This is not a post about Erykah Badu’s new mix. Badu is a creole name for the people of the biggest island of the Cape Verde archipelago: Santiago, and to them I would like to dedicate this post.
Crowd, chaos, waiting: in three words that could summarize pre-Christmas time at the arrivals lounge of the Nelson Mandela Airport in the capital of Cape Verde, Praia. The guards, customs and military at the airport mingle so much that it is not that easy to distinguish who is working there and who is ‘just chillin’. I still have a lot to learn: but beyond words and gestures I catch the first meanings of morabeza, famous hospitality and relaxed attitude of Cape Verdeans. On the top of that, my luggage is lost, but oh well, after 2 hours of waiting for visa stamp that does not even surprises me.
What surprises me though is that the owner of the apartment I briefly spoke over e-mail, waits patiently in the arrival lounge though and shows no trace of being nervous, or upset after over 3 hours of waiting. He took this time to chat with some other people waiting over a midnight coffee. On the way we take some other people, just for the sake that they’ve been heading the same direction, no matter that it’s long after midnight. Even though I am tired like never before, I am so happy it’s 3 am and the temperature is over 25 degrees. And I slowly see some logic in the what I defined as chaos.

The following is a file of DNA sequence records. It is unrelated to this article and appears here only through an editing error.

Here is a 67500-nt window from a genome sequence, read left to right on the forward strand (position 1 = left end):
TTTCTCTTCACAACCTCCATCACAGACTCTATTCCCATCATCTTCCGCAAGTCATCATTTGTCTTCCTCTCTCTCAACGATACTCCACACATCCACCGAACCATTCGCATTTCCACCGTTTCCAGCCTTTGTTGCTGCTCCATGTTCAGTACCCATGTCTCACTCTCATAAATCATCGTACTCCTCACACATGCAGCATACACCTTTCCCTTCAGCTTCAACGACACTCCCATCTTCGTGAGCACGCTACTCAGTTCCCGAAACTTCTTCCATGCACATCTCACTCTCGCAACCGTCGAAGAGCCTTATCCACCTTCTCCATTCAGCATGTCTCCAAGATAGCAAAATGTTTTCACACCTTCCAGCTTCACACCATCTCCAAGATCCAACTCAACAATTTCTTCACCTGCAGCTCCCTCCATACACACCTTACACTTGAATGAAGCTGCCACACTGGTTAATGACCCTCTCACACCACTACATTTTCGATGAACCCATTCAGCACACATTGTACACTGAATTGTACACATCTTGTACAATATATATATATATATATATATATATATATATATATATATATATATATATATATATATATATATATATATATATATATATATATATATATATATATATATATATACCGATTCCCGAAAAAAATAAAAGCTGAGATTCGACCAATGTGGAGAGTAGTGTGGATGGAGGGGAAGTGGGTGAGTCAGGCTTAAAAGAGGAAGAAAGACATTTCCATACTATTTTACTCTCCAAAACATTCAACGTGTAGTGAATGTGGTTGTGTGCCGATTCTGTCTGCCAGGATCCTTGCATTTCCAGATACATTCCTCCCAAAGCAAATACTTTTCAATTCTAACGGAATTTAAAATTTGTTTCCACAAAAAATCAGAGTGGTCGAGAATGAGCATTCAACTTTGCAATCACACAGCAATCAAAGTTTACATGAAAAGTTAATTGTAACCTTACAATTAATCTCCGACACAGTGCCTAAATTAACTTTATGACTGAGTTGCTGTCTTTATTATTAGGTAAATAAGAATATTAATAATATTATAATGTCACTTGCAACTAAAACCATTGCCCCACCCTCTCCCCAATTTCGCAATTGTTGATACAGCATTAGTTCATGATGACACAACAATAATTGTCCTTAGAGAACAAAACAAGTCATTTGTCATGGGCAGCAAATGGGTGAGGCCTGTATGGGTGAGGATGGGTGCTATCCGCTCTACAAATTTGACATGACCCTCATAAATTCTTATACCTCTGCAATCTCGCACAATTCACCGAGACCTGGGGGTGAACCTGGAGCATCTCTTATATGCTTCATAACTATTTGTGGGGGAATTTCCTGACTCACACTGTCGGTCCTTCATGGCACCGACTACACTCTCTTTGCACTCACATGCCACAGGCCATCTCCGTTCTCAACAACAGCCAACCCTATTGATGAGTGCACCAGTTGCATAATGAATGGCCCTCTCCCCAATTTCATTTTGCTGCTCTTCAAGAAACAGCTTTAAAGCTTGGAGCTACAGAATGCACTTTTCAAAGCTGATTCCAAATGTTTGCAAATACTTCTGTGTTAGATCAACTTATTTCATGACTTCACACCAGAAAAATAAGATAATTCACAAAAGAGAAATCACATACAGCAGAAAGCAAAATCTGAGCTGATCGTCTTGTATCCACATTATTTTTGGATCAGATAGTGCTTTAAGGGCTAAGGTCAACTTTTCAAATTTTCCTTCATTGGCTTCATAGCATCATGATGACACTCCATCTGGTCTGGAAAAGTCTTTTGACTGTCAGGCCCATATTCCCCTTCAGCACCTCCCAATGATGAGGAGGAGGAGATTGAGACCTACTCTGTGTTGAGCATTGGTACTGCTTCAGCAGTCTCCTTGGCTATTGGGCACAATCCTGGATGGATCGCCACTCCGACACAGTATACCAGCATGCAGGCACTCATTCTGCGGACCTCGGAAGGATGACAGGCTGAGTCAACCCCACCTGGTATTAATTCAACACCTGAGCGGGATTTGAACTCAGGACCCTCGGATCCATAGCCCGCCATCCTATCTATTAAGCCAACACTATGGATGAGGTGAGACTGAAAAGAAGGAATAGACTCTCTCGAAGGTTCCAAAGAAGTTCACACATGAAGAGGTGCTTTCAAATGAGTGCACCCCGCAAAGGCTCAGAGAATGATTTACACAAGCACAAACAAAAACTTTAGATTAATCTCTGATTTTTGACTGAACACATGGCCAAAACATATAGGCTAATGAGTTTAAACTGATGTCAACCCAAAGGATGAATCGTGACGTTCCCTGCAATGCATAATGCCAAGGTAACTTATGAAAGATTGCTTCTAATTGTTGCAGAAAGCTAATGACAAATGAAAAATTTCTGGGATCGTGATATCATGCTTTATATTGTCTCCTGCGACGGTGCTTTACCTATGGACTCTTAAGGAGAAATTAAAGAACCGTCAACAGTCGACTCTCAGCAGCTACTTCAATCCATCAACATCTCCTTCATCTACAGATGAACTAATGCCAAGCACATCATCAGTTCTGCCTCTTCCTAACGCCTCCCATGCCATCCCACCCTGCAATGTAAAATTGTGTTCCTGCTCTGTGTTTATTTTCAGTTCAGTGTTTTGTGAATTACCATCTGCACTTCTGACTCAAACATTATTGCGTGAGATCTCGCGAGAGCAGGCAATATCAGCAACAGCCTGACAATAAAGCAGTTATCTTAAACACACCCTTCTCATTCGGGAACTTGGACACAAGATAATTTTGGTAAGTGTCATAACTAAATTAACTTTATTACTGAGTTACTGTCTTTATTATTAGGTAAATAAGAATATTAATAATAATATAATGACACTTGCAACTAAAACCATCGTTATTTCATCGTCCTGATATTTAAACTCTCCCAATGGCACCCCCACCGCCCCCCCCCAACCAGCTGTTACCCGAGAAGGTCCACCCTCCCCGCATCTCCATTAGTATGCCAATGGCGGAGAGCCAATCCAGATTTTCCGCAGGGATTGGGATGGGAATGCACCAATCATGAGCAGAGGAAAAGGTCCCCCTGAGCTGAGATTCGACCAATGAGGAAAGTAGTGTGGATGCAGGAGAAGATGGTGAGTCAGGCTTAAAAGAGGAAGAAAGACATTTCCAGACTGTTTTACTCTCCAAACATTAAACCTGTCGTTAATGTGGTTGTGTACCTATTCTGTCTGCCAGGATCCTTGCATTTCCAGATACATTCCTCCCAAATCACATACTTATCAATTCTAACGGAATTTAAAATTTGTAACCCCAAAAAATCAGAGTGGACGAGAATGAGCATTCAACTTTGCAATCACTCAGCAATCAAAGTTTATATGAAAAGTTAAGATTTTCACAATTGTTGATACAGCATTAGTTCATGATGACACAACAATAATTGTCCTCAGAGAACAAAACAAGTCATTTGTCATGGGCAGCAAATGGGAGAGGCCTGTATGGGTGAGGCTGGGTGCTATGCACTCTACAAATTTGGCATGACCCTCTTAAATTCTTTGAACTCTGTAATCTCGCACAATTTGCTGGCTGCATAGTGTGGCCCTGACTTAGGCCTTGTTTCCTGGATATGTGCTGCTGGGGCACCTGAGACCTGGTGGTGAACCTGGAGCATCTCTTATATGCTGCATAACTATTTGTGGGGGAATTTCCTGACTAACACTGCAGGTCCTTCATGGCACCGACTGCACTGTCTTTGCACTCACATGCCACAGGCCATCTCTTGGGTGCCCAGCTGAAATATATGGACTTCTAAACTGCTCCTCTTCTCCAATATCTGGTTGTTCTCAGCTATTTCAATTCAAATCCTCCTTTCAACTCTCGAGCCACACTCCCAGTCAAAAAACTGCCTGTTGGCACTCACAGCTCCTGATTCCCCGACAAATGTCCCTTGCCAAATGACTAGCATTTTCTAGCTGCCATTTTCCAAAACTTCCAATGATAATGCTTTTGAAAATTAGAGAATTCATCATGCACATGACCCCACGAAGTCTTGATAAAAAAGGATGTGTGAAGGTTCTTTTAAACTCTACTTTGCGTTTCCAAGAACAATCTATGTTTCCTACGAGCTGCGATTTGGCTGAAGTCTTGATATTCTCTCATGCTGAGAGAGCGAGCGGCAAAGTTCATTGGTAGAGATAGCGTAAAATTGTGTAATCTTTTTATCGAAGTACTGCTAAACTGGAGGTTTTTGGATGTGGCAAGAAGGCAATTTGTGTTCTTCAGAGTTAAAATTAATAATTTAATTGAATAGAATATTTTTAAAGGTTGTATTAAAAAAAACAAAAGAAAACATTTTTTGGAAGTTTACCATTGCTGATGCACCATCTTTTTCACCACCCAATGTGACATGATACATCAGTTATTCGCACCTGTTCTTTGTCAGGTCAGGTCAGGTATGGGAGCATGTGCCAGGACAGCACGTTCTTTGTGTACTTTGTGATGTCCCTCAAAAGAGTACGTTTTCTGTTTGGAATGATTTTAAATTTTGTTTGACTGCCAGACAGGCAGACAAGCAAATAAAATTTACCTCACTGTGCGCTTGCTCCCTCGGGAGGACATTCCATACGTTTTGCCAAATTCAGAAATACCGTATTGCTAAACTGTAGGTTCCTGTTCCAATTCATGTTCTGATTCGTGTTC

After I wake up and have a breakfast with my beloved mangoes and papaias, I head to the biggest market of Praia: Sucupira to get some ‘essentials’ that were left behind in my registered luggage. Sucupira is a labirynth where you can get anything from chinelos (aka ‘Havaianas’) to running piglets. Not surprisingly, clothes are rather expensive: as there is close to nothing produced in Cabo Verde, most of them come from Paris where, according to the estimations, there is the biggest diaspora of caboverdianos. Next to bikinis, there are figures of black Jesus and black Maria, someone fries chicken wings in piri-piri and the sounds of funana are all over the place.
I leave Sucupira to find some quiet shelter in the uptown district Plateau, historically second settlement in West Africa after Cidade Velha which I will describe in the forthcoming posts. There, in a bar 5al da Musica I take a musical tour through the history of Cabo Verde: from B’Leza to Sara Tavares. And in the meantime, visiting musician from Angola and Lisbon practice their evening jam… I get goosebumps while hearing the fresh sounds and inspirations I would never hear about in Berlin. And so my first 24h in Praia are gone, I order my last coffee, chat with the musicians feeling very balanced, inspired and happy, almost like Bad’u.
Si ka badu ka ta biradu!